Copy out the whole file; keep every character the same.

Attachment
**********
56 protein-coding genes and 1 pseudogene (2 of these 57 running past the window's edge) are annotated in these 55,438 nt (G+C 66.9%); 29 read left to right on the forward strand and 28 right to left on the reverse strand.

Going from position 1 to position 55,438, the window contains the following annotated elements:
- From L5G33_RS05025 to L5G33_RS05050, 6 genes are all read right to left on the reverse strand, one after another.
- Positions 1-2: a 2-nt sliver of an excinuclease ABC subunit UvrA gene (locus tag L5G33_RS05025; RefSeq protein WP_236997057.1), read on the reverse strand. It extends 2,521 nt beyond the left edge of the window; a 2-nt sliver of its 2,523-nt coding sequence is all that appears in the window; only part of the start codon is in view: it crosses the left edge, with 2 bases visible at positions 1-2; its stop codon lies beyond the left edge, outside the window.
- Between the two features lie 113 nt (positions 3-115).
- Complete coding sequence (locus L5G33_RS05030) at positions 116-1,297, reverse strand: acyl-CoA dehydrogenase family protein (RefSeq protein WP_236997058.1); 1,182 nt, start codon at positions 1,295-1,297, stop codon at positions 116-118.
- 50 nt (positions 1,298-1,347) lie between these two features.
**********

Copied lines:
56 protein-coding genes and 1 pseudogene (2 of these 57 running past the window's edge) are annotated in these 55,438 nt (G+C 66.9%); 29 read left to right on the forward strand and 28 right to left on the reverse strand.

Going from position 1 to position 55,438, the window contains the following annotated elements:
- From L5G33_RS05025 to L5G33_RS05050, 6 genes are all read right to left on the reverse strand, one after another.
- Positions 1-2: a 2-nt sliver of an excinuclease ABC subunit UvrA gene (locus tag L5G33_RS05025; RefSeq protein WP_236997057.1), read on the reverse strand. It extends 2,521 nt beyond the left edge of the window; a 2-nt sliver of its 2,523-nt coding sequence is all that appears in the window; only part of the start codon is in view: it crosses the left edge, with 2 bases visible at positions 1-2; its stop codon lies beyond the left edge, outside the window.
- Between the two features lie 113 nt (positions 3-115).
- Complete coding sequence (locus L5G33_RS05030) at positions 116-1,297, reverse strand: acyl-CoA dehydrogenase family protein (RefSeq protein WP_236997058.1); 1,182 nt, start codon at positions 1,295-1,297, stop codon at positions 116-118.
- 50 nt (positions 1,298-1,347) lie between these two features.